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Hitting Books: How memes spread in society like a “mental virus”

The struggle for survival is not always limited to animated objects. Ideas can be expressed as biological genes are, competing for attention-based resources, replicating through discussion, and being coded with the written word. In The Ascension of Information, awarded New York Times Author Caleb Scharf explores humanity’s unique inclination to keep information repositories out of ourselves and the steps we must quickly take if we want to tap into the 20 million data we produce every day. In the excerpt below, Scharf examines the surprisingly realistic ways in which ideas evolve, compete, and spread.

Penguin Random House

Extracted from The Ascension of Information by Caleb Scharf. Copyright © 2021 by Caleb Scharf. Extracted with permission from Penguin Random House LLC, New York. All rights reserved. No part of this extract may be reproduced or reprinted without the written permission of the publisher.


In an effort to provide another example of the phenomenon of selfishness, Dawkins gave a name to the now familiar concept of meme, which I mentioned briefly at the beginning of this book. These “mental viruses” – to use Dawkins ’provocative description – are ideas that not only spread readily but can also induce new behaviors in their carriers. In fact, the spread of a meme it is itself induced behavior, whether it is a human conversation or a party on social media.

Dawkins ’term crystallized the thought about a phenomenon that had aroused so much interest in people. Back in 1880 Thomas Huxley (known as “Darwin’s Bulldog” for his support of evolutionary theory) wrote “The struggle for existence holds both in the intellectual point of view and in the physical world. One theory is a kind of thought, and its right to exist is coextensive with its power of resistance to extinction by its rivals. ”

Memes can also act as if they are selfish, because sometimes they are harmful to their carriers. Men are prone to become obsessed with ideas that can lead to disadvantage or even death. Artists who die of hunger, passionate protesters, religious zealots, emotion seekers, and political ideologues can all seem to be on the path of self-destruction because of ideas that nurture and propagate in the world.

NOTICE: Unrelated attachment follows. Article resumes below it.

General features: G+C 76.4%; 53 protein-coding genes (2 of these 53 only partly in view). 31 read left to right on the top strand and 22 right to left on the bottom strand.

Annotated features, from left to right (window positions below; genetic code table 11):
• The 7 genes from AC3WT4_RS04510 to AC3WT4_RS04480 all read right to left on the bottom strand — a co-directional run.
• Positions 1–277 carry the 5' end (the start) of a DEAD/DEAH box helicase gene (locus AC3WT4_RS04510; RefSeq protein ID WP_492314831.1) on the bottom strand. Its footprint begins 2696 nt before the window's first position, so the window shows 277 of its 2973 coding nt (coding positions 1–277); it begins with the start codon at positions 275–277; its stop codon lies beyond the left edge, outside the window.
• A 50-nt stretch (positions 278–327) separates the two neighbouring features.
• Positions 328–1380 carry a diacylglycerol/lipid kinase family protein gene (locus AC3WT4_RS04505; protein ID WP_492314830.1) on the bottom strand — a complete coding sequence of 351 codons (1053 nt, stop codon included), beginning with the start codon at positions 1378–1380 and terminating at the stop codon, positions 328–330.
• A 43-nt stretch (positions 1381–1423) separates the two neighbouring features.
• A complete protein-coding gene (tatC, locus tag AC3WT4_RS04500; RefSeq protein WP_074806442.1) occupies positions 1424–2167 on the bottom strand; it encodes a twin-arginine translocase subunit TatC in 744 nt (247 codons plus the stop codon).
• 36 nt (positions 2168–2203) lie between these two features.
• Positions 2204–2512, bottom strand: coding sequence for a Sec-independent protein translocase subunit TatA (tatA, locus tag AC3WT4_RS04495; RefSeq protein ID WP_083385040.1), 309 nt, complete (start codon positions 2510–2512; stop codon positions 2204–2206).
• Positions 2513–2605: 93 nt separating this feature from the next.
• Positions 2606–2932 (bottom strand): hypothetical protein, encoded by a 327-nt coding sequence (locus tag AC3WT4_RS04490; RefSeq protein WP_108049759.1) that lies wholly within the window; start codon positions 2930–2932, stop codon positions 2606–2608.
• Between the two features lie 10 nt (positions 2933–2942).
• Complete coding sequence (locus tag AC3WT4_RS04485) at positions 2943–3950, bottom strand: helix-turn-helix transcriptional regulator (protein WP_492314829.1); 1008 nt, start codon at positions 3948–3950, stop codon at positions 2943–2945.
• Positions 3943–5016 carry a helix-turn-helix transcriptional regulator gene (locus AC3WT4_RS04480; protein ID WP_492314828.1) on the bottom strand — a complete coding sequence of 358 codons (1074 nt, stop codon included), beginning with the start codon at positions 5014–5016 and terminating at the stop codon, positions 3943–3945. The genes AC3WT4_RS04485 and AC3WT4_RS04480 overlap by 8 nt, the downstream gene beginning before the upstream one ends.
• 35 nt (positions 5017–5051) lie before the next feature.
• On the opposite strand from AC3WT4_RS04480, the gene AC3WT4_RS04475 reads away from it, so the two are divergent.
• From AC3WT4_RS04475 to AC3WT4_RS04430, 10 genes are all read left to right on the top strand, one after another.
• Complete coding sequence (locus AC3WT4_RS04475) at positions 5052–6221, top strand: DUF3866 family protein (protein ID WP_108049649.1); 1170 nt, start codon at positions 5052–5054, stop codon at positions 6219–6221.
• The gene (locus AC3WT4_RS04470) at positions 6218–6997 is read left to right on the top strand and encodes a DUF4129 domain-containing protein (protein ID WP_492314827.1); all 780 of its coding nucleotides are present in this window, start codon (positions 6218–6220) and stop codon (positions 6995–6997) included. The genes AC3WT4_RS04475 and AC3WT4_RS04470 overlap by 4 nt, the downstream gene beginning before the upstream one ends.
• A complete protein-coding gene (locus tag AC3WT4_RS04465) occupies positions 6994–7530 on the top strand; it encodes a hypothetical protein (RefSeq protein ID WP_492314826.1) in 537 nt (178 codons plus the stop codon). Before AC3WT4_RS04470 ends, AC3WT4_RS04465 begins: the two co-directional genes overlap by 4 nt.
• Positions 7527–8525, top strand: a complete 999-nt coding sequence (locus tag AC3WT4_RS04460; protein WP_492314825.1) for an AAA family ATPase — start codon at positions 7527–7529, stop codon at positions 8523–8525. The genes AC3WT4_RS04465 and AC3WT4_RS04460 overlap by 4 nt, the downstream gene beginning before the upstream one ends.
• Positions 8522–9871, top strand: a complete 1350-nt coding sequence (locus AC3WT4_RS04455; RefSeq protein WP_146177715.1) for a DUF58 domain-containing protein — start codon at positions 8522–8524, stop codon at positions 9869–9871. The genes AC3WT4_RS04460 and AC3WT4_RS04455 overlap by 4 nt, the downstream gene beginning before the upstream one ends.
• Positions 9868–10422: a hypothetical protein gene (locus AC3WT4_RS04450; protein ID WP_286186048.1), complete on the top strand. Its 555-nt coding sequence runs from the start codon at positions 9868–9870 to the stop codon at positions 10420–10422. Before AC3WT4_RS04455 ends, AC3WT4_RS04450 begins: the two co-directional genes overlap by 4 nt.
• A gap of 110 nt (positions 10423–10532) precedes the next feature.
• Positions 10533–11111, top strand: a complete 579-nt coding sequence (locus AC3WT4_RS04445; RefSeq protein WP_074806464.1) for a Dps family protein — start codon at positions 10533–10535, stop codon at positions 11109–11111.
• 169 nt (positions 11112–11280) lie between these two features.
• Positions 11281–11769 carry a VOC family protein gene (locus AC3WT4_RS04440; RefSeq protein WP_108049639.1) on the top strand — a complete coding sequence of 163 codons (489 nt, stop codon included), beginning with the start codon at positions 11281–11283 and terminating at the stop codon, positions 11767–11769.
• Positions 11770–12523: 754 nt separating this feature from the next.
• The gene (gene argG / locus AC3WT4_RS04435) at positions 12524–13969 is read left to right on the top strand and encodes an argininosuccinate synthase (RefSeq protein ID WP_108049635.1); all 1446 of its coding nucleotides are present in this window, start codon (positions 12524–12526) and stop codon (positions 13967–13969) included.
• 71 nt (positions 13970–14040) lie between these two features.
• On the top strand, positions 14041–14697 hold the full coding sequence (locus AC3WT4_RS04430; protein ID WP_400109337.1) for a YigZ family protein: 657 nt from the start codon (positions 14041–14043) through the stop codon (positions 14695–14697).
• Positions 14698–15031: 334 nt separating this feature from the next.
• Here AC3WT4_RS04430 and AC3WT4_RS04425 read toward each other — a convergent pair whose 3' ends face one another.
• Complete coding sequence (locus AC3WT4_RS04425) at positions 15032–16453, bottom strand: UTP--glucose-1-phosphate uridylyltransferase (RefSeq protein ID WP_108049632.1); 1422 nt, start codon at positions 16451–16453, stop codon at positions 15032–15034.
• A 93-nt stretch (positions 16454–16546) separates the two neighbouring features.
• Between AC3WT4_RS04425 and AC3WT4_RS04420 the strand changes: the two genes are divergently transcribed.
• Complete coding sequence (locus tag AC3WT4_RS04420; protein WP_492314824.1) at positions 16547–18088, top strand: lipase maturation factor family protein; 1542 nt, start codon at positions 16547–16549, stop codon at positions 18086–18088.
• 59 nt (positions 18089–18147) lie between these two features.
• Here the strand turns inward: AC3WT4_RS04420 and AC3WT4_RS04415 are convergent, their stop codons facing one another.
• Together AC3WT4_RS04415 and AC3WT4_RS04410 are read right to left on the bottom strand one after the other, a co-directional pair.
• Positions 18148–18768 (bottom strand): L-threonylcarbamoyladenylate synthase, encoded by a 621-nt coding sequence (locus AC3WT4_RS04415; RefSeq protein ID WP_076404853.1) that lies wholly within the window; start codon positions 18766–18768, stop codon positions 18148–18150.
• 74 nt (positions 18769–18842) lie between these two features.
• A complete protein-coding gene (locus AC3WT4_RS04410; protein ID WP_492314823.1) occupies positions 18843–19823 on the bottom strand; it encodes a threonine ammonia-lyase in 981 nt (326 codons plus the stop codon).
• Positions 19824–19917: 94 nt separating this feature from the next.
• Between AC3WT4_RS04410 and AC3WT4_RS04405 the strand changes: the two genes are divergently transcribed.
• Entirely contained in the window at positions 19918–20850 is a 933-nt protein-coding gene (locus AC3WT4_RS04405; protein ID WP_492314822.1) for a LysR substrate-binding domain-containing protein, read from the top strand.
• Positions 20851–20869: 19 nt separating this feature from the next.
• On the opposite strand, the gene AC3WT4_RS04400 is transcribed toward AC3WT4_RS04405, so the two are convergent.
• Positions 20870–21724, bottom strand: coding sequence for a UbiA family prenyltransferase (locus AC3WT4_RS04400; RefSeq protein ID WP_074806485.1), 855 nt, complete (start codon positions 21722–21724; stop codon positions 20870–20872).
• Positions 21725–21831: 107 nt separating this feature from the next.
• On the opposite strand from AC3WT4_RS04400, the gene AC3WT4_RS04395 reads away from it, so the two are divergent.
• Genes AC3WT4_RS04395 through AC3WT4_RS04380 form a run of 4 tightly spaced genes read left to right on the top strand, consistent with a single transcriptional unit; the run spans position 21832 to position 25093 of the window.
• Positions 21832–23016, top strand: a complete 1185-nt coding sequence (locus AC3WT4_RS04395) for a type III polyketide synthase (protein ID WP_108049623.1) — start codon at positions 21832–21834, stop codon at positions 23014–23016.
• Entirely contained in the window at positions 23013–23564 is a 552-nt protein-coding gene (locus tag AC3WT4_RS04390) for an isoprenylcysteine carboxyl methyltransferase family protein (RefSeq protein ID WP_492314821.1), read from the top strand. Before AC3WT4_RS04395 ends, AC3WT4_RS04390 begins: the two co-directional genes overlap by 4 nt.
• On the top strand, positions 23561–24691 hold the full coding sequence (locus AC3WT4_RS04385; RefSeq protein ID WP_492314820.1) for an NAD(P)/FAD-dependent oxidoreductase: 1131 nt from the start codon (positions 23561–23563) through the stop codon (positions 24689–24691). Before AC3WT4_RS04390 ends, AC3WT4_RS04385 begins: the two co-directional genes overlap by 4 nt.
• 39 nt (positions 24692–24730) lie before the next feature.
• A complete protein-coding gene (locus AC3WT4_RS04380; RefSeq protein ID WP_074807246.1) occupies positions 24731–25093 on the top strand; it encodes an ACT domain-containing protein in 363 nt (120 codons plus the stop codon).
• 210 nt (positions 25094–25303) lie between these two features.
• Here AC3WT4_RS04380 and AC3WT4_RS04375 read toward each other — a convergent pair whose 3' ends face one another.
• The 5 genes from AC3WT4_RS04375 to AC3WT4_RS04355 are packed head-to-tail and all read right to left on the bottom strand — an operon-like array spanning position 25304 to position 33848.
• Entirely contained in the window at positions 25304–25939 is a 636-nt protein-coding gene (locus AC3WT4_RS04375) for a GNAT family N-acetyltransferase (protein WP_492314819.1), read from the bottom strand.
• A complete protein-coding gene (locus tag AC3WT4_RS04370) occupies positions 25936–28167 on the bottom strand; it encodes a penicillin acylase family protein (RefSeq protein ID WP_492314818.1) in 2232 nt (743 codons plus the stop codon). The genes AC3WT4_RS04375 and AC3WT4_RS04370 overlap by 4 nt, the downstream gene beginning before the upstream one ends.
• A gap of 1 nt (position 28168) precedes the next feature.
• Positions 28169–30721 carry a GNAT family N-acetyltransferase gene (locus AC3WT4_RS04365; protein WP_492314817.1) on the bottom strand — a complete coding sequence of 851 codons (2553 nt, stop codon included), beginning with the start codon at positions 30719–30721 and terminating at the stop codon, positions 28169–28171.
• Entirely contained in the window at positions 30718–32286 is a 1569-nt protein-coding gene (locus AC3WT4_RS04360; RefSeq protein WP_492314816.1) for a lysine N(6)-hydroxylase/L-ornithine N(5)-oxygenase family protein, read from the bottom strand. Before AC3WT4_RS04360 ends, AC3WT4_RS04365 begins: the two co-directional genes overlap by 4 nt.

To explain these seemingly irrational patterns, we can say that memes, or ideas, are simply using their carriers in the way that biological viruses kidnap their hosts, or that genes use organism-based vehicles. Human minds are a landscape where ideas can propagate and compete with each other, following rules that closely resemble those of natural selection. What happens to humans, good or bad, is especially of secondary importance for the continuation of information, its further replication.

This vision is intriguing, disturbing and enormously controversial. To date it is unacceptable in many scientific circles to treat memes as something worthy of scientific analysis beyond their superficial similarity to what happens in biology (and to be clear, Dawkins has never really suggested otherwise). . This is especially true when it comes to attributing mutualism to memes and genes – speculating that the evolutionary form of genes could be influenced by memes, and vice versa. That hasn’t stopped a lot of ink from being poured on memes (filling in a dataome corner, with a certain irony), with some scholars proposing formalities of so-called meme, and a central role for them in cultural evolution. .

I’m not going to jump very far into that particular rabbit hole here. The main reason for the conservatism of scientists towards memes is that it is enormously difficult to separate cause and effect into a complex, intertwined, disordered set of systems such as life and mind. Finding the phenomenon at the root of things, the fundamental actor, is supremely difficult. This does not mean that a simplistic approach, or a universal rule, cannot be the answer. But proving that to be true is why most scientists still work: it’s a long way to go.